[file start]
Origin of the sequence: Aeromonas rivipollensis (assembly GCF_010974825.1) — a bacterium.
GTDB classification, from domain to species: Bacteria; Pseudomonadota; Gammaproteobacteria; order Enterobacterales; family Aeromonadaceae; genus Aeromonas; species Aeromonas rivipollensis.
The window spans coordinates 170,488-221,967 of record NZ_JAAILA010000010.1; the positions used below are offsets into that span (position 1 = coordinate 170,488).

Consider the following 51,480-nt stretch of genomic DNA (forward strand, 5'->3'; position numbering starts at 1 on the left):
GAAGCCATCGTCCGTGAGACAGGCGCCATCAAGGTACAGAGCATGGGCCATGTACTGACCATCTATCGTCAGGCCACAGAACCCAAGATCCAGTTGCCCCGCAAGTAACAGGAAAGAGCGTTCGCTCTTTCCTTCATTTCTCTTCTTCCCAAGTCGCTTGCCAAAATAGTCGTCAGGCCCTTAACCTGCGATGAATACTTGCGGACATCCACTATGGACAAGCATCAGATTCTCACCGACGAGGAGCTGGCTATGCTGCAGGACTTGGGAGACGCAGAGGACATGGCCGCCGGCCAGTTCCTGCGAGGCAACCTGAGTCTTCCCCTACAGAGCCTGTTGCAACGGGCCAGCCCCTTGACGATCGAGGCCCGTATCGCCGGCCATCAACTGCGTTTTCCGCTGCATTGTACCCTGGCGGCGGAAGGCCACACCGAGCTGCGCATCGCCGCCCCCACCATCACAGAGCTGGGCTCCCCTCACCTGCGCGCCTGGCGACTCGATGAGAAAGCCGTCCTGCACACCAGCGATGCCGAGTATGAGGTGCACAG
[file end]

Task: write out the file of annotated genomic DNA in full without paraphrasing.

Origin of the sequence: Aeromonas rivipollensis (assembly GCF_010974825.1) — a bacterium.
GTDB classification, from domain to species: Bacteria; Pseudomonadota; Gammaproteobacteria; order Enterobacterales; family Aeromonadaceae; genus Aeromonas; species Aeromonas rivipollensis.
The window spans coordinates 170,488-221,967 of record NZ_JAAILA010000010.1; the positions used below are offsets into that span (position 1 = coordinate 170,488).

Consider the following 51,480-nt stretch of genomic DNA (forward strand, 5'->3'; position numbering starts at 1 on the left):
GAAGCCATCGTCCGTGAGACAGGCGCCATCAAGGTACAGAGCATGGGCCATGTACTGACCATCTATCGTCAGGCCACAGAACCCAAGATCCAGTTGCCCCGCAAGTAACAGGAAAGAGCGTTCGCTCTTTCCTTCATTTCTCTTCTTCCCAAGTCGCTTGCCAAAATAGTCGTCAGGCCCTTAACCTGCGATGAATACTTGCGGACATCCACTATGGACAAGCATCAGATTCTCACCGACGAGGAGCTGGCTATGCTGCAGGACTTGGGAGACGCAGAGGACATGGCCGCCGGCCAGTTCCTGCGAGGCAACCTGAGTCTTCCCCTACAGAGCCTGTTGCAACGGGCCAGCCCCTTGACGATCGAGGCCCGTATCGCCGGCCATCAACTGCGTTTTCCGCTGCATTGTACCCTGGCGGCGGAAGGCCACACCGAGCTGCGCATCGCCGCCCCCACCATCACAGAGCTGGGCTCCCCTCACCTGCGCGCCTGGCGACTCGATGAGAAAGCCGTCCTGCACACCAGCGATGCCGAGTATGAGGTGCACAG